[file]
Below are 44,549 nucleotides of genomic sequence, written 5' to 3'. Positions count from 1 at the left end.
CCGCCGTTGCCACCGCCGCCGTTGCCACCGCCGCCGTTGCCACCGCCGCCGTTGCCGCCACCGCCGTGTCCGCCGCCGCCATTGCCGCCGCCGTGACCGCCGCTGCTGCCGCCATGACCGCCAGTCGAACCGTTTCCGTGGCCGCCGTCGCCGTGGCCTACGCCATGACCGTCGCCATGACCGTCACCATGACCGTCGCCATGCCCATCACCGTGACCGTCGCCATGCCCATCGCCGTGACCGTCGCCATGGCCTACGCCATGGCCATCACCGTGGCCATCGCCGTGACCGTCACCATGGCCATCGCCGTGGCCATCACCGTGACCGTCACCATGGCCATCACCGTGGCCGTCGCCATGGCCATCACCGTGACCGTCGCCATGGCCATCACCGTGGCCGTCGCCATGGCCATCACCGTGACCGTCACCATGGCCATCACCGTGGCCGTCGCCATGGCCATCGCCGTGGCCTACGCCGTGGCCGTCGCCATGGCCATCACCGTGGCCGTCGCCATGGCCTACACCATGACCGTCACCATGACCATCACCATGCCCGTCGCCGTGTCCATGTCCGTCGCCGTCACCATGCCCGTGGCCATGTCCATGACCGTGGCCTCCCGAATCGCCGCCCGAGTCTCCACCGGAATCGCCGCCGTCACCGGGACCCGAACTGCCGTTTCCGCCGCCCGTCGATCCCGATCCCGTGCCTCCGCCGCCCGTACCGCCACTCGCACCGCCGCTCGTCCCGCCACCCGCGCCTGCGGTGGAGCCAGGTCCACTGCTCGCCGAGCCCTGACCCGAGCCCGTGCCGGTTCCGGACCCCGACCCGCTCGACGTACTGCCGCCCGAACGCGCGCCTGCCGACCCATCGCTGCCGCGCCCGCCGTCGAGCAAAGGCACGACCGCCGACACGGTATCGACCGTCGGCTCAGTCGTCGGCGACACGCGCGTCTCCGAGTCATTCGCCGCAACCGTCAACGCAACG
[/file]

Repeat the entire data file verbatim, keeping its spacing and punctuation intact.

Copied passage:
Below are 44,549 nucleotides of genomic sequence, written 5' to 3'. Positions count from 1 at the left end.
CCGCCGTTGCCACCGCCGCCGTTGCCACCGCCGCCGTTGCCACCGCCGCCGTTGCCGCCACCGCCGTGTCCGCCGCCGCCATTGCCGCCGCCGTGACCGCCGCTGCTGCCGCCATGACCGCCAGTCGAACCGTTTCCGTGGCCGCCGTCGCCGTGGCCTACGCCATGACCGTCGCCATGACCGTCACCATGACCGTCGCCATGCCCATCACCGTGACCGTCGCCATGCCCATCGCCGTGACCGTCGCCATGGCCTACGCCATGGCCATCACCGTGGCCATCGCCGTGACCGTCACCATGGCCATCGCCGTGGCCATCACCGTGACCGTCACCATGGCCATCACCGTGGCCGTCGCCATGGCCATCACCGTGACCGTCGCCATGGCCATCACCGTGGCCGTCGCCATGGCCATCACCGTGACCGTCACCATGGCCATCACCGTGGCCGTCGCCATGGCCATCGCCGTGGCCTACGCCGTGGCCGTCGCCATGGCCATCACCGTGGCCGTCGCCATGGCCTACACCATGACCGTCACCATGACCATCACCATGCCCGTCGCCGTGTCCATGTCCGTCGCCGTCACCATGCCCGTGGCCATGTCCATGACCGTGGCCTCCCGAATCGCCGCCCGAGTCTCCACCGGAATCGCCGCCGTCACCGGGACCCGAACTGCCGTTTCCGCCGCCCGTCGATCCCGATCCCGTGCCTCCGCCGCCCGTACCGCCACTCGCACCGCCGCTCGTCCCGCCACCCGCGCCTGCGGTGGAGCCAGGTCCACTGCTCGCCGAGCCCTGACCCGAGCCCGTGCCGGTTCCGGACCCCGACCCGCTCGACGTACTGCCGCCCGAACGCGCGCCTGCCGACCCATCGCTGCCGCGCCCGCCGTCGAGCAAAGGCACGACCGCCGACACGGTATCGACCGTCGGCTCAGTCGTCGGCGACACGCGCGTCTCCGAGTCATTCGCCGCAACCGTCAACGCAACG